I'm a huge fan of Dr. Oliver Sacks. He's led a very interesting life, as a medical researcher, professor of neurology, lover of music, lover of things that explode, and intrepid psychonaut.
He's got a memoir coming out this April called On the Move: A Life, and it has this cover photo of him astride his BMW bike in Greenwich Village in 1961. He could have been a fashion model as well as a neurologist!
When Oliver Sacks was twelve years old, a perceptive schoolmaster wrote in his report: “Sacks will go far, if he does not go too far.” It is now abundantly clear that Sacks has never stopped going. From its opening pages on his youthful obsession with motorcycles and speed, On the Move is infused with his restless energy. As he recounts his experiences as a young neurologist in the early 1960s, first in California, where he struggled with drug addiction and then in New York, where he discovered a long forgotten illness in the back wards of a chronic hospital, we see how his engagement with patients comes to define his life.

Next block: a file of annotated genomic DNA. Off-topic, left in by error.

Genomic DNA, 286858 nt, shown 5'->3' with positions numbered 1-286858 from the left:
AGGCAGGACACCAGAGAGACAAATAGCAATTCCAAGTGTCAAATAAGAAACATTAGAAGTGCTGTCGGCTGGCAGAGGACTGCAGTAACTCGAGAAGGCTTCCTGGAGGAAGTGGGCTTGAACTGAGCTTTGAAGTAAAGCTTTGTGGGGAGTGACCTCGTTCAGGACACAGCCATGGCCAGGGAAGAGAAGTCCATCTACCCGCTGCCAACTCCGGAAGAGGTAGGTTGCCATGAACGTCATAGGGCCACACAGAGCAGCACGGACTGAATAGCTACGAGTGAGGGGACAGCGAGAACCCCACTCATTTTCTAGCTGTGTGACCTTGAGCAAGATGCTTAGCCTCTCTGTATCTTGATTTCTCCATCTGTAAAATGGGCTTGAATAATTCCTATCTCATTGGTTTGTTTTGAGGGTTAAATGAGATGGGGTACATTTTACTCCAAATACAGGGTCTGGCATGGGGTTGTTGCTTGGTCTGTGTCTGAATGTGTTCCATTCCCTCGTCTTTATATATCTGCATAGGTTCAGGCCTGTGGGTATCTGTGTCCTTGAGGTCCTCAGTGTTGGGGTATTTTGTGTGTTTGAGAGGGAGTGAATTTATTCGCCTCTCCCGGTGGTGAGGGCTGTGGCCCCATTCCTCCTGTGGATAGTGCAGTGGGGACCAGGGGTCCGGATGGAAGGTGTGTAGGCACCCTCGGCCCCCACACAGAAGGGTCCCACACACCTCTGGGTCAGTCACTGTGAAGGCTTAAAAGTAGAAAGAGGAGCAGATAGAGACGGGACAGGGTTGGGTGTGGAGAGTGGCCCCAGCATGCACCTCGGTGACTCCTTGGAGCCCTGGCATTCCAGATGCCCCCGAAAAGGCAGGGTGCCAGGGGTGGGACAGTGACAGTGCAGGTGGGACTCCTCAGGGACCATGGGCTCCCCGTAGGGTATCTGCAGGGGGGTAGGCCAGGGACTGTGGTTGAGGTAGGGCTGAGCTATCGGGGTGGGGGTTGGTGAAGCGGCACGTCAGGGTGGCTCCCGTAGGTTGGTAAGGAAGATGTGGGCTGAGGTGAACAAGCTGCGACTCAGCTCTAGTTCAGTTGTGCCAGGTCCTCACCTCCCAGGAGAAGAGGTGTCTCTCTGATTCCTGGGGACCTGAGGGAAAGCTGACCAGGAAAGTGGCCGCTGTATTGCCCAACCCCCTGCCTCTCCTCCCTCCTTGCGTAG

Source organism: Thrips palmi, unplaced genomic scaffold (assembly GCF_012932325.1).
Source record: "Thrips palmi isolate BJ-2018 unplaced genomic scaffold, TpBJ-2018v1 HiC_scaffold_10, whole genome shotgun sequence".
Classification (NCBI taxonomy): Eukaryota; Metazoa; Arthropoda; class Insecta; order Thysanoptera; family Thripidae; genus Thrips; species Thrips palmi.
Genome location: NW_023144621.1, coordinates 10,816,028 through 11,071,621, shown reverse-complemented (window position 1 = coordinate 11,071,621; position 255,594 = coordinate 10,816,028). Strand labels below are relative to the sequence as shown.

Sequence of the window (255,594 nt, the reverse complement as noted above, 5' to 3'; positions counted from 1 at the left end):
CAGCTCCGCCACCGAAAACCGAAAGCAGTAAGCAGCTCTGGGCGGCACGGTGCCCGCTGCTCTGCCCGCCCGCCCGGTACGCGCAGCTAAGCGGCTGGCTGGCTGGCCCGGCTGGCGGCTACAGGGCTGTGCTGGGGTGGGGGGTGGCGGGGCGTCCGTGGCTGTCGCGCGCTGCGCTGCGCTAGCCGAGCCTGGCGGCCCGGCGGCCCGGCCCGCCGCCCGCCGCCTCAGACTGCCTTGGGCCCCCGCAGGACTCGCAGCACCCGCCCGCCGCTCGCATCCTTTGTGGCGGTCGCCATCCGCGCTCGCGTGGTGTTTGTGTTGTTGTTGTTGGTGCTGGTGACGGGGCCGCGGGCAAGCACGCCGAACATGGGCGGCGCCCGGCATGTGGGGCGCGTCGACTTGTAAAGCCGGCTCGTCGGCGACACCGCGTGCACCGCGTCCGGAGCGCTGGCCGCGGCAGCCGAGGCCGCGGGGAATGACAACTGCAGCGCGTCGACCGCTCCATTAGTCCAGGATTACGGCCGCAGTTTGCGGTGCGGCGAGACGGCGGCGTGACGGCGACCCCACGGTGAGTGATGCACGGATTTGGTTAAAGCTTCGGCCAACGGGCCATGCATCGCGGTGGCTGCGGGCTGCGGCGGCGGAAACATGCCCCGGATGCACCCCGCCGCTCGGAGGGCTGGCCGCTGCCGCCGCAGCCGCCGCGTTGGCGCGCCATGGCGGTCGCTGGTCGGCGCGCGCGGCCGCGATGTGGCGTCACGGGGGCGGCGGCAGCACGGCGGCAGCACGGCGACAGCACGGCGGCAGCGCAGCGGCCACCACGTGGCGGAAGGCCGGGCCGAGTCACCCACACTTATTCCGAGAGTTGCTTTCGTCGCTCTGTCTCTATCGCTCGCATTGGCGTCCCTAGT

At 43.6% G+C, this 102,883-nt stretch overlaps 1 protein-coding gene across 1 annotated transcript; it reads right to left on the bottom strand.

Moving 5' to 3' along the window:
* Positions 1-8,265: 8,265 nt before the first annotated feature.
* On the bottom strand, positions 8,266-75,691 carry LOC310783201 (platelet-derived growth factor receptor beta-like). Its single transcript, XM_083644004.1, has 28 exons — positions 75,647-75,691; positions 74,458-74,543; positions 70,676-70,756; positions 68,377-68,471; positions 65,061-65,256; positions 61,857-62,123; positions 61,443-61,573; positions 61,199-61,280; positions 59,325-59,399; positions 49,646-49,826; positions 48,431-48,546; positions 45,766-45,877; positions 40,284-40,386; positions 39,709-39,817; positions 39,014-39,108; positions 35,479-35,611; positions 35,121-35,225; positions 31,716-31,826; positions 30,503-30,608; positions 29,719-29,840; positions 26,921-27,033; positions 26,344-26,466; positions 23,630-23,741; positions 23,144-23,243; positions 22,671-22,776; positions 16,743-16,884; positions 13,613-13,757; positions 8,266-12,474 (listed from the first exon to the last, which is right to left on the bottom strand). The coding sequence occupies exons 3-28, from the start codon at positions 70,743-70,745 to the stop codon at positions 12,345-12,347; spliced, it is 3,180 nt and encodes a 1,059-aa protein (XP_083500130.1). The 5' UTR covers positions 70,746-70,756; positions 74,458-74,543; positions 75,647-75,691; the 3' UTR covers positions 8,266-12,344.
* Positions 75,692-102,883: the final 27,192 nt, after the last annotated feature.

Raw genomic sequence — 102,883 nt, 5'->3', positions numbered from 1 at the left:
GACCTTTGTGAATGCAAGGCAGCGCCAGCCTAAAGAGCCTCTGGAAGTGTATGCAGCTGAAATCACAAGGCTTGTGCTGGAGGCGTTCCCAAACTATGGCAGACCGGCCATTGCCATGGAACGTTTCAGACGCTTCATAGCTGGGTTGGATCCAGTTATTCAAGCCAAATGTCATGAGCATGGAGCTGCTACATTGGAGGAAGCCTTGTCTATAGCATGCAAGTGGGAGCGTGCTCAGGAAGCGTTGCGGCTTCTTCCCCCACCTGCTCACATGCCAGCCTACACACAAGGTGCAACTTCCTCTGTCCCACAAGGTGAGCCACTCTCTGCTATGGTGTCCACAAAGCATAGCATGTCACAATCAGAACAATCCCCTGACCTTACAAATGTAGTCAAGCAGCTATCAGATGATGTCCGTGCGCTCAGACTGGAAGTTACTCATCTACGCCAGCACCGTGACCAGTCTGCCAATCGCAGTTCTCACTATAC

With unbridled honesty and humor, Sacks shows us that the same energy that drives his physical passions—weightlifting and swimming—also drives his cerebral passions. He writes about his love affairs, both romantic and intellectual; his guilt over leaving his family to come to America; his bond with his schizophrenic brother; and the writers and scientists — Thom Gunn, A.R. Luria, W.H. Auden, Gerald M. Edelman, Francis Crick — who influenced him. On the Move is the story of a brilliantly unconventional physician and writer — and of the man who has illuminated the many ways that the brain makes us human.
(Here's a podcast interview that David and I did with Dr. Sacks a couple of years ago, when his book Hallucinations came out.)